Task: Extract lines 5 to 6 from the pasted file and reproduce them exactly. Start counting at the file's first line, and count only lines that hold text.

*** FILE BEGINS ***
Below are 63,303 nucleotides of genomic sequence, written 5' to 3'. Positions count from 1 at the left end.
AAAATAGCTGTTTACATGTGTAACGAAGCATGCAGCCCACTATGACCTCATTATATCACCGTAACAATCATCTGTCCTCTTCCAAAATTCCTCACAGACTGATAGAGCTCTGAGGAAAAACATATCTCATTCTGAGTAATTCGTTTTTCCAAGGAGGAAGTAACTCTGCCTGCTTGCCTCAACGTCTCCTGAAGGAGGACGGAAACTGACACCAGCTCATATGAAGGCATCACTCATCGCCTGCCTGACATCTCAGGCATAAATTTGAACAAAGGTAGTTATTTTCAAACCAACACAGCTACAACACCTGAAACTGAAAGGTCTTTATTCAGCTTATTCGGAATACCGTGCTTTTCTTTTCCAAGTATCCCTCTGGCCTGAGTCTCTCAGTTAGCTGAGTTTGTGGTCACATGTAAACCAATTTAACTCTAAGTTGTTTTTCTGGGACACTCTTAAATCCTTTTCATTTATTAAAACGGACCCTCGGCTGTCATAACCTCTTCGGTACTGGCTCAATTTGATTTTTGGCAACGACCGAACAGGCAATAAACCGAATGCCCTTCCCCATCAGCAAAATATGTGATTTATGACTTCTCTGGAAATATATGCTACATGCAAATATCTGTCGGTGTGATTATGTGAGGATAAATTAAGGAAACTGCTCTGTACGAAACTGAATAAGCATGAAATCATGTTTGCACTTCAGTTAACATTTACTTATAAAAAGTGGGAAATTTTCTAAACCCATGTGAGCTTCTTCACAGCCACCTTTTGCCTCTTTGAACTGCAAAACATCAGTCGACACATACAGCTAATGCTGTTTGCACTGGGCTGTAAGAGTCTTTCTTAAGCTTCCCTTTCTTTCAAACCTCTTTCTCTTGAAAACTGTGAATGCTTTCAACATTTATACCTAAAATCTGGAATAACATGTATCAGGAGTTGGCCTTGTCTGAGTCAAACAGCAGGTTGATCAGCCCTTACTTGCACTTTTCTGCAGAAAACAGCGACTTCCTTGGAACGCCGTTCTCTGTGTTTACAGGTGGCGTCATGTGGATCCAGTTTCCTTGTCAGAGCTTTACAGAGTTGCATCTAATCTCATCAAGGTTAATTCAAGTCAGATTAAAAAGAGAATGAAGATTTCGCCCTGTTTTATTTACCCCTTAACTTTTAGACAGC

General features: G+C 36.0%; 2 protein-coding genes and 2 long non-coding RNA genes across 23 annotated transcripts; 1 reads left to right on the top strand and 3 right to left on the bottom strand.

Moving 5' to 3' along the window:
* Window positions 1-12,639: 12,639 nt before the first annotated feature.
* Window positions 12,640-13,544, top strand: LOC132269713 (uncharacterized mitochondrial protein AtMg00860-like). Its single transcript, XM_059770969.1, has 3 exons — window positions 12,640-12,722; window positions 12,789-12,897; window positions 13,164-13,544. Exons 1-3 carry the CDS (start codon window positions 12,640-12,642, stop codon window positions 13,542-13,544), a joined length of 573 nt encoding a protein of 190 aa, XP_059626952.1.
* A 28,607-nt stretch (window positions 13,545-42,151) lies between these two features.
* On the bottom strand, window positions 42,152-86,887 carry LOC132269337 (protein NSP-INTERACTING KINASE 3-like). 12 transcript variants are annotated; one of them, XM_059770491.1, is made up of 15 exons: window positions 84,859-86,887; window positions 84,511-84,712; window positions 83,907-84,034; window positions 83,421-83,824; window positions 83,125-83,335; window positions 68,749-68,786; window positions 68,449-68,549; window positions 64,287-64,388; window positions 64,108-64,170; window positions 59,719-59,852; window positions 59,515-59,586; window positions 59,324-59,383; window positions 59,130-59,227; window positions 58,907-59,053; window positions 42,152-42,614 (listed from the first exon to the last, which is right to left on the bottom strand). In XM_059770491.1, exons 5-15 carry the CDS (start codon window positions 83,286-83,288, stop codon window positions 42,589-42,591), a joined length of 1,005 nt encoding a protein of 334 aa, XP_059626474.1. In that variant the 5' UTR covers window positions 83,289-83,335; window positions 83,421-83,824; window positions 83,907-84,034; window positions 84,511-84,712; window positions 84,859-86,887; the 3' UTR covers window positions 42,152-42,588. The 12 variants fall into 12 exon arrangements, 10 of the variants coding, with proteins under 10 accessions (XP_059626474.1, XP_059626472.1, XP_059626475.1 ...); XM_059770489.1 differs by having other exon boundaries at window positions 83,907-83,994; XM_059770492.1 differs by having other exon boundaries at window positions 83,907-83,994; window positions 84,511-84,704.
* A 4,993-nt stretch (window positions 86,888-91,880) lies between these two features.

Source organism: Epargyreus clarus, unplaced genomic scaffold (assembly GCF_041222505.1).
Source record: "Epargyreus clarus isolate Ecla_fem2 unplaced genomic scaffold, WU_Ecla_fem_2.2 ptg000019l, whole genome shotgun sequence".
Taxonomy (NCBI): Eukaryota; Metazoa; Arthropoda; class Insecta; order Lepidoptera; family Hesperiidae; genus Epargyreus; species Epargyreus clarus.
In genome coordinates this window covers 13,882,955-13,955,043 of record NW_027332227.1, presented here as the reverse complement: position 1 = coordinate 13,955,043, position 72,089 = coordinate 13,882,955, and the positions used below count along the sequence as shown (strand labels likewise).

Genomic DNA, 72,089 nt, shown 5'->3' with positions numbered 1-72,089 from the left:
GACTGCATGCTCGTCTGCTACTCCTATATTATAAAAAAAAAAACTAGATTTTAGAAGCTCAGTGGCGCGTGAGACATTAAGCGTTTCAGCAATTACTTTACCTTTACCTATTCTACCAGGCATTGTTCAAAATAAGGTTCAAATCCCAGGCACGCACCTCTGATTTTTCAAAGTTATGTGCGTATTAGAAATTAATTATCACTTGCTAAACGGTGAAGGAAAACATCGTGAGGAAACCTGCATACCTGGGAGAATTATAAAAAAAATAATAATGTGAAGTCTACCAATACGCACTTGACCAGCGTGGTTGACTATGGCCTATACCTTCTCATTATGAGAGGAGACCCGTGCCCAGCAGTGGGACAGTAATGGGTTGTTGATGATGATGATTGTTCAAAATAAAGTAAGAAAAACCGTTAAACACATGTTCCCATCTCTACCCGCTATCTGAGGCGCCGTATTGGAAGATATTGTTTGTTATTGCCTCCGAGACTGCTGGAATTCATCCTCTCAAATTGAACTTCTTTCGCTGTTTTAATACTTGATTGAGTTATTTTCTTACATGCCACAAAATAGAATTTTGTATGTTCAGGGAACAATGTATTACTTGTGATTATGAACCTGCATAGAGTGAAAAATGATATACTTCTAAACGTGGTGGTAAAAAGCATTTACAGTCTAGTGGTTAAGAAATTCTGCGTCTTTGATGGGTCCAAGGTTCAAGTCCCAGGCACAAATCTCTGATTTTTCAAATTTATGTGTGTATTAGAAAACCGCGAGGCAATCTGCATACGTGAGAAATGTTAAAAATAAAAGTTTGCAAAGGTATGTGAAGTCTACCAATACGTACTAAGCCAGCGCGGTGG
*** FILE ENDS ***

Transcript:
* Window positions 1-12,639: 12,639 nt before the first annotated feature.
* Window positions 12,640-13,544, top strand: LOC132269713 (uncharacterized mitochondrial protein AtMg00860-like). Its single transcript, XM_059770969.1, has 3 exons — window positions 12,640-12,722; window positions 12,789-12,897; window positions 13,164-13,544. Exons 1-3 carry the CDS (start codon window positions 12,640-12,642, stop codon window positions 13,542-13,544), a joined length of 573 nt encoding a protein of 190 aa, XP_059626952.1.